A philosophy that “the best is none too good” whether it be livestock, a crop variety, or education for his children, followed persistently throughout his life, won for J. F. McLoughlin, Mitchell, South Dakota, the title of 1948 Eminent Farmer.
He was born October 7, 1880, in a one-room shanty east of Parker, South Dakota. His father was a homesteader.
Mr. McLoughlin attended country school through the eighth grade, attended one winter in Lennox, South Dakota, high school and one term each at normal school in Madison, South Dakota, Baptist college (now Sioux Falls college) and Fremont, Nebraska, Normal. He taught country school three years. Then he was a grain buyer in Jefferson, Chancellor, Mitchell and Burton, South Dakota.
In 1905 he married Ella Bertha Smith of Davis, South Dakota. At Burton he operated an elevator and general store. He bought land nearby and later the townsite.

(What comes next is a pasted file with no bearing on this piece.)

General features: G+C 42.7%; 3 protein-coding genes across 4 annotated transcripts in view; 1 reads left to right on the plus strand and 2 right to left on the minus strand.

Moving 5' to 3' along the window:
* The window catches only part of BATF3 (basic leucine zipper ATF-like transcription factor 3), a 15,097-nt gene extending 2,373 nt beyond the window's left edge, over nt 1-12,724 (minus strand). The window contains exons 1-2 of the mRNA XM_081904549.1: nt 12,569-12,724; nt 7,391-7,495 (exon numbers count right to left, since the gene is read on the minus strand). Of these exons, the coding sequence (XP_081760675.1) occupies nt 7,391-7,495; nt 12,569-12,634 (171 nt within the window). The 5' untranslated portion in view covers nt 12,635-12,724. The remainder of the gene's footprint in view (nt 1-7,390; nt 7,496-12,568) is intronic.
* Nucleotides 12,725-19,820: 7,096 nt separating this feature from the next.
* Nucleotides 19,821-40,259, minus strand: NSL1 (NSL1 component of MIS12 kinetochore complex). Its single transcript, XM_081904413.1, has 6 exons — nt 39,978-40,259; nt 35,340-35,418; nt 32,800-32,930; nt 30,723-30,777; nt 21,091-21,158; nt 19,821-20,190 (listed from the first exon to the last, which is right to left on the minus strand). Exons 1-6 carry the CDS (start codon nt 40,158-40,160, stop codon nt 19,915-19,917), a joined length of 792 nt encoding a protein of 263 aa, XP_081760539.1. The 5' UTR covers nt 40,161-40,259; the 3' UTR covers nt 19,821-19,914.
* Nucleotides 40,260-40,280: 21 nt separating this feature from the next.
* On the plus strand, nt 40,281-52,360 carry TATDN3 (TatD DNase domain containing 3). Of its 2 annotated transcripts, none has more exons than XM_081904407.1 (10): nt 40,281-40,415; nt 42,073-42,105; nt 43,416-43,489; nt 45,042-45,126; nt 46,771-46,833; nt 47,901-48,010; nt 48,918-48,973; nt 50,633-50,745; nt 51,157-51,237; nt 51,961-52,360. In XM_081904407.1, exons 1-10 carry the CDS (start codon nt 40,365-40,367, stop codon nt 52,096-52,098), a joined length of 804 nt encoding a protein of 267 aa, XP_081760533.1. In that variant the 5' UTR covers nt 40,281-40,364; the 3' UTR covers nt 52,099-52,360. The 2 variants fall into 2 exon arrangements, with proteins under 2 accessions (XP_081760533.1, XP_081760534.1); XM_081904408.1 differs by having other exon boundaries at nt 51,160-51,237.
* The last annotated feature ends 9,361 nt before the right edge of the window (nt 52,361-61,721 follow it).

The McLoughlins had four daughters, all graduates of Mitchell high school and State College. Mrs. McLoughlin died in 1935.
Mr. McLoughlin has been one of South Dakota’s leading purebred breeders since 1914. In that year, he started with purebred Polled Shorthorn cattle. Throughout the years, he maintained his herd at about one hundred head. He also kept purebred sheep and hogs on his farm.
Mr. McLoughlin’s services to the state and community are legion. For twenty-five years he was president of the South Dakota Improved Livestock Breeders association. He helped organize the Polled Shorthorn Breeders association and the Sioux Empire Polled Shorthorn club.
Mr. McLoughlin was a member of the local school board thirty-five years, was town clerk for twenty years. He was one of the organizers of the production credit association in Mitchell, South Dakota. He was secretary-treasurer of the Bard telephone company twenty years, and served as county commissioner and a member of the county Extension board.
Due to failing health, in 1944 he leased and entered in partnership with his tenants for the operation of his farms. He has a seed corn selling business, farms a little, and keeps a few hogs, chickens and turkeys on the place.
Mr. McLoughlin has continued to reside on the farm near Mitchell, and to supervise his two fifty-fifty farming operations and seed corn business.